The "anomaly" that almost destroyed SpaceX's rocket launch

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Last night, SpaceX kicked off its brand new cargo-hauling contract with NASA by launching a supply-laden Dragon capsule on a trip to the International Space Station; and while all signs indicate that Dragon is doing fine, video footage reveals that the Falcon 9 rocket used to lift the capsule had some... technical difficulties during launch. Fast forward to 1:27 in the video up top to witness the engine "anomaly" for yourself complete with flying debris.

According to a statement released minutes ago by SpaceX:

Approximately one minute and 19 seconds into last night's launch, the Falcon 9 rocket detected an anomaly on one first stage engine. Initial data suggests that one of the rocket's nine Merlin engines, Engine 1, lost pressure suddenly and an engine shutdown command was issued. We know the engine did not explode, because we continued to receive data from it. Panels designed to relieve pressure within the engine bay were ejected to protect the stage and other engines. Our review of flight data indicates that neither the rocket stage nor any of the other eight engines were negatively affected by this event.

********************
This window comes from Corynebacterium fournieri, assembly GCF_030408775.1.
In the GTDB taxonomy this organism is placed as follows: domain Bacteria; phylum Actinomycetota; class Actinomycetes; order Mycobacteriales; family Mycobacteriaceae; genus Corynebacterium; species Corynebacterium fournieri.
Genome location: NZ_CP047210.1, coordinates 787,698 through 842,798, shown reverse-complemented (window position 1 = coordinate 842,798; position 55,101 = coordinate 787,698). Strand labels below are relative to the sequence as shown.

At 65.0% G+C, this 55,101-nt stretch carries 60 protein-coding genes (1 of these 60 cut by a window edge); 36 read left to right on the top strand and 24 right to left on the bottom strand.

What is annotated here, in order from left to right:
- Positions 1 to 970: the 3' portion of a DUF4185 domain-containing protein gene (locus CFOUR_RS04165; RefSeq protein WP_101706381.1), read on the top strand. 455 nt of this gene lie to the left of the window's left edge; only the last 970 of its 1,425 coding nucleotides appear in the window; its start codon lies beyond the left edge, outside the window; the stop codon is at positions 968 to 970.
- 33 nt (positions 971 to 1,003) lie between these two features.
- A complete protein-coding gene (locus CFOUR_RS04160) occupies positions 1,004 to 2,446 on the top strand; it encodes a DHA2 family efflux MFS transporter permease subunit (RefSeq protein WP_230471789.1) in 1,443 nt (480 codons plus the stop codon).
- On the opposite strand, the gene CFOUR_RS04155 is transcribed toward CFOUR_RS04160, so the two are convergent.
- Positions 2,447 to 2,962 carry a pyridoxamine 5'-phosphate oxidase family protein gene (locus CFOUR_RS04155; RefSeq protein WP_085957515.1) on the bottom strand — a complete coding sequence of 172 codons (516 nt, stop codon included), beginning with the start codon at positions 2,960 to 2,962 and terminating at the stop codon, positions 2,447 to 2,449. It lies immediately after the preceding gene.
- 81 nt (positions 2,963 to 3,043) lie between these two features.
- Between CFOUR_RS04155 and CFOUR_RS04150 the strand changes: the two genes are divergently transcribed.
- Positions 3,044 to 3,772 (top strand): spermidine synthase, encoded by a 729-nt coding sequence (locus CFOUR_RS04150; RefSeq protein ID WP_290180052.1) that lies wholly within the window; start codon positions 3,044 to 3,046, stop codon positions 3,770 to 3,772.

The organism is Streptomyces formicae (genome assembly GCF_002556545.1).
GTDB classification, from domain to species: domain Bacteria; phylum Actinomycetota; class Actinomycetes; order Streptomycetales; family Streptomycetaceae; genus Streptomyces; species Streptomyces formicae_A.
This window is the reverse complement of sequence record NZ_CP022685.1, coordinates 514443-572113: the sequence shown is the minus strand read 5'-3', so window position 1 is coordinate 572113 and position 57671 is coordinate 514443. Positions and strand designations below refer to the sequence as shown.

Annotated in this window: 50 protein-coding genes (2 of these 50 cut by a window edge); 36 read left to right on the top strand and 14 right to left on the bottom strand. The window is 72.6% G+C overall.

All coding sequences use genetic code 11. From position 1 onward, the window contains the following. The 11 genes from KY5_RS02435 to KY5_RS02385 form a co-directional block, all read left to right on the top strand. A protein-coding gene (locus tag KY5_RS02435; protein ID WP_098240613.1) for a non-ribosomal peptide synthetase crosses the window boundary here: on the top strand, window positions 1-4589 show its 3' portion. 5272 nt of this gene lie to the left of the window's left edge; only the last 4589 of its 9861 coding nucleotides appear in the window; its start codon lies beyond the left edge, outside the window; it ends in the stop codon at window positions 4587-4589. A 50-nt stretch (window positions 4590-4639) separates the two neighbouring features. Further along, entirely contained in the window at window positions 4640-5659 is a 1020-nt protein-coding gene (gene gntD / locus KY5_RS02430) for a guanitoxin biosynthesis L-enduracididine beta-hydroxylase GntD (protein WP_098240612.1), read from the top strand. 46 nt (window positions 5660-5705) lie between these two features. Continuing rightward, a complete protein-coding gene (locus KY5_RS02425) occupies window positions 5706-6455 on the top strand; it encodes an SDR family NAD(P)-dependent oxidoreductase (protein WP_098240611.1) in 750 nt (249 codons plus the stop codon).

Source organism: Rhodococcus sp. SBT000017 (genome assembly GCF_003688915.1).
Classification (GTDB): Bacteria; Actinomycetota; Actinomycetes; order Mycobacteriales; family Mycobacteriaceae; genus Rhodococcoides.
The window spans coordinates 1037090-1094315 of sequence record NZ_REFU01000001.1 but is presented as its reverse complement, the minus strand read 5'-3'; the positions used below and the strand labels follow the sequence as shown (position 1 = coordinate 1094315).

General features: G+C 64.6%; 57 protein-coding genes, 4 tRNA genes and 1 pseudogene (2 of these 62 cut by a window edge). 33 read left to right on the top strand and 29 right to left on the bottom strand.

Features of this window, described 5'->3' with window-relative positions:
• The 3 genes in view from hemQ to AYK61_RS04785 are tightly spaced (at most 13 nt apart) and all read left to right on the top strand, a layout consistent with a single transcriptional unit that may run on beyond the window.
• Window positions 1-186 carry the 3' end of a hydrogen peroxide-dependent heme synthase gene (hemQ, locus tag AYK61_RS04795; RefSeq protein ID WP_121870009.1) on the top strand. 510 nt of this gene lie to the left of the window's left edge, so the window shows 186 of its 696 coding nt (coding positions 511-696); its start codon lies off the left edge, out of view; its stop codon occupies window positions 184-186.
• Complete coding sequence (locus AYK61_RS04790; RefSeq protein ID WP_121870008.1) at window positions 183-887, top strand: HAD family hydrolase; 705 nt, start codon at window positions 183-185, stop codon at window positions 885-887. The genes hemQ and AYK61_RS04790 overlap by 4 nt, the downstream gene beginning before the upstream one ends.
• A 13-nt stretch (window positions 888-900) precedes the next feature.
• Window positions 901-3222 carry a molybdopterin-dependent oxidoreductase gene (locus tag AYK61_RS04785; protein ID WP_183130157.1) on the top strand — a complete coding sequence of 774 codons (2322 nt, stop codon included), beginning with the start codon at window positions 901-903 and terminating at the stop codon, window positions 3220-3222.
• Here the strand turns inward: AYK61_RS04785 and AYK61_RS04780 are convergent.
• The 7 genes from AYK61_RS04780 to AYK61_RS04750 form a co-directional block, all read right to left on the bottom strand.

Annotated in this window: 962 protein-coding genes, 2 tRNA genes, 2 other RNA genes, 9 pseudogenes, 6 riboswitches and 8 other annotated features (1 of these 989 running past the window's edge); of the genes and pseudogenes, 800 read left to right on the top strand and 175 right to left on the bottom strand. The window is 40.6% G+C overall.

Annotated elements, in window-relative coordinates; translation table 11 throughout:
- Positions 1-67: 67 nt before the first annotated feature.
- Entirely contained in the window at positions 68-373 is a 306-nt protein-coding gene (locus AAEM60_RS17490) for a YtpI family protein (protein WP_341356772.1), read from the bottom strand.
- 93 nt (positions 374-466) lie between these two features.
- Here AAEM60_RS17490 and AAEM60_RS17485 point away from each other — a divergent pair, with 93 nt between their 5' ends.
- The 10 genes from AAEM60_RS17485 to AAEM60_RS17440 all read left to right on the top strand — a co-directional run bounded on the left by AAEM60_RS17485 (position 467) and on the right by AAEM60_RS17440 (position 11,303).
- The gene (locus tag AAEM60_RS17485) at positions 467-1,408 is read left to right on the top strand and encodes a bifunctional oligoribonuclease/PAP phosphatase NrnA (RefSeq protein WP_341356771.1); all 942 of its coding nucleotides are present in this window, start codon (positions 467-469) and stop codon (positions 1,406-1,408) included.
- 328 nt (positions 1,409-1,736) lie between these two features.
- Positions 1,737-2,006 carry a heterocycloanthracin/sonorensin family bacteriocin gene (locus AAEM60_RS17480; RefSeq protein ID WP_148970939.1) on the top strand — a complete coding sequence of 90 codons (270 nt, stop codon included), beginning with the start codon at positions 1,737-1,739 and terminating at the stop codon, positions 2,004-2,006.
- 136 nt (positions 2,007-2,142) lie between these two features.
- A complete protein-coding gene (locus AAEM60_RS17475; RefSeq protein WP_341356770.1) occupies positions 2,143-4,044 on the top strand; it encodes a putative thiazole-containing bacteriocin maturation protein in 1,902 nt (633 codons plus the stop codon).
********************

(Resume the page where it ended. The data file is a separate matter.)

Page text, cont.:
As designed, the flight computer then recomputed a new ascent profile in real time to ensure Dragon's entry into orbit for subsequent rendezvous and berthing with the ISS. This was achieved, and there was no effect on Dragon or the cargo resupply mission.


In other words, the rocket did exactly what it was supposed to do (kind of), namely: deal with its pesky engine situation (i.e. one of the more explosive-looking non-explosions we've ever seen) and carry out the mission of lifting Dragon safely into orbit. According to SpaceX, "no other rocket currently flying has this ability."

Impressive? Sure. Still, SpaceX would obviously prefer not to rely on the rocket's backup systems in the future:

We will continue to review all flight data in order to understand the cause of the anomaly, and will devote the resources necessary to identify the problem and apply those lessons to future flights. We will provide additional information as it becomes available.